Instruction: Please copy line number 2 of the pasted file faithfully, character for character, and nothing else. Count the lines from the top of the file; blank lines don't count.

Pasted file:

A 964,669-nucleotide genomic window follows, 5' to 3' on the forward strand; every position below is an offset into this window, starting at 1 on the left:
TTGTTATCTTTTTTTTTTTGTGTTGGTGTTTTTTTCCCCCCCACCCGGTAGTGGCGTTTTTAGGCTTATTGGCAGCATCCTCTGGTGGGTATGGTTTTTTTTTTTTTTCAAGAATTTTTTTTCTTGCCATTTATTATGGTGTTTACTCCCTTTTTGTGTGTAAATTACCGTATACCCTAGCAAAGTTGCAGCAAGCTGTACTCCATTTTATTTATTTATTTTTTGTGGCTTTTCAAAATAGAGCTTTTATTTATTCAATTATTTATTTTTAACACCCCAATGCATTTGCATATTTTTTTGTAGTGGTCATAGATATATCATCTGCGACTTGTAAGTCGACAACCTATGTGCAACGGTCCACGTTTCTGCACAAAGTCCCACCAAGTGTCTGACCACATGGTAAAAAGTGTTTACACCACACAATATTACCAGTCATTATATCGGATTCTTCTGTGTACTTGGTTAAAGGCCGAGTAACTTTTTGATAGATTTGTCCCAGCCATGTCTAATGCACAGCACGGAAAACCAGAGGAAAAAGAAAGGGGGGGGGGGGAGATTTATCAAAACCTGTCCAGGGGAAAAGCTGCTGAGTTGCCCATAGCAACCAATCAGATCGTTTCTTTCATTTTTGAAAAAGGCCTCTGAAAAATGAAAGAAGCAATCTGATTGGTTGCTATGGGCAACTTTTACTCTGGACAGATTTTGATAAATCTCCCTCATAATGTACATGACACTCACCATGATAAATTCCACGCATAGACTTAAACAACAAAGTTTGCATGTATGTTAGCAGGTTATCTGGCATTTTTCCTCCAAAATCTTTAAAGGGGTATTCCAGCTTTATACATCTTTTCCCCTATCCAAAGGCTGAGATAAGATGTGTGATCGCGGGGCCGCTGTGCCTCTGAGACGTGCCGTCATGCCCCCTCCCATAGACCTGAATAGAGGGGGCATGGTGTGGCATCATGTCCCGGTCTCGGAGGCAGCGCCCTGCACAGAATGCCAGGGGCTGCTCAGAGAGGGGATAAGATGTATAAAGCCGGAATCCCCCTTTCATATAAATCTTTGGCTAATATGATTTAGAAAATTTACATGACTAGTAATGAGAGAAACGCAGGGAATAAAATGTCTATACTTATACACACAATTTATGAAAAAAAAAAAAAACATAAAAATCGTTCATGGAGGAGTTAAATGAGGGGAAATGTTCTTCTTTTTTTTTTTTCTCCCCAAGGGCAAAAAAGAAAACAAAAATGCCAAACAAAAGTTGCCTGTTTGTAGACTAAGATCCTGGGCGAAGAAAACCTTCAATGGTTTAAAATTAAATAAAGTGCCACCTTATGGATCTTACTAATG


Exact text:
TTGTTATCTTTTTTTTTTTGTGTTGGTGTTTTTTTCCCCCCCACCCGGTAGTGGCGTTTTTAGGCTTATTGGCAGCATCCTCTGGTGGGTATGGTTTTTTTTTTTTTTCAAGAATTTTTTTTCTTGCCATTTATTATGGTGTTTACTCCCTTTTTGTGTGTAAATTACCGTATACCCTAGCAAAGTTGCAGCAAGCTGTACTCCATTTTATTTATTTATTTTTTGTGGCTTTTCAAAATAGAGCTTTTATTTATTCAATTATTTATTTTTAACACCCCAATGCATTTGCATATTTTTTTGTAGTGGTCATAGATATATCATCTGCGACTTGTAAGTCGACAACCTATGTGCAACGGTCCACGTTTCTGCACAAAGTCCCACCAAGTGTCTGACCACATGGTAAAAAGTGTTTACACCACACAATATTACCAGTCATTATATCGGATTCTTCTGTGTACTTGGTTAAAGGCCGAGTAACTTTTTGATAGATTTGTCCCAGCCATGTCTAATGCACAGCACGGAAAACCAGAGGAAAAAGAAAGGGGGGGGGGGGAGATTTATCAAAACCTGTCCAGGGGAAAAGCTGCTGAGTTGCCCATAGCAACCAATCAGATCGTTTCTTTCATTTTTGAAAAAGGCCTCTGAAAAATGAAAGAAGCAATCTGATTGGTTGCTATGGGCAACTTTTACTCTGGACAGATTTTGATAAATCTCCCTCATAATGTACATGACACTCACCATGATAAATTCCACGCATAGACTTAAACAACAAAGTTTGCATGTATGTTAGCAGGTTATCTGGCATTTTTCCTCCAAAATCTTTAAAGGGGTATTCCAGCTTTATACATCTTTTCCCCTATCCAAAGGCTGAGATAAGATGTGTGATCGCGGGGCCGCTGTGCCTCTGAGACGTGCCGTCATGCCCCCTCCCATAGACCTGAATAGAGGGGGCATGGTGTGGCATCATGTCCCGGTCTCGGAGGCAGCGCCCTGCACAGAATGCCAGGGGCTGCTCAGAGAGGGGATAAGATGTATAAAGCCGGAATCCCCCTTTCATATAAATCTTTGGCTAATATGATTTAGAAAATTTACATGACTAGTAATGAGAGAAACGCAGGGAATAAAATGTCTATACTTATACACACAATTTATGAAAAAAAAAAAAAACATAAAAATCGTTCATGGAGGAGTTAAATGAGGGGAAATGTTCTTCTTTTTTTTTTTTCTCCCCAAGGGCAAAAAAGAAAACAAAAATGCCAAACAAAAGTTGCCTGTTTGTAGACTAAGATCCTGGGCGAAGAAAACCTTCAATGGTTTAAAATTAAATAAAGTGCCACCTTATGGATCTTACTAATG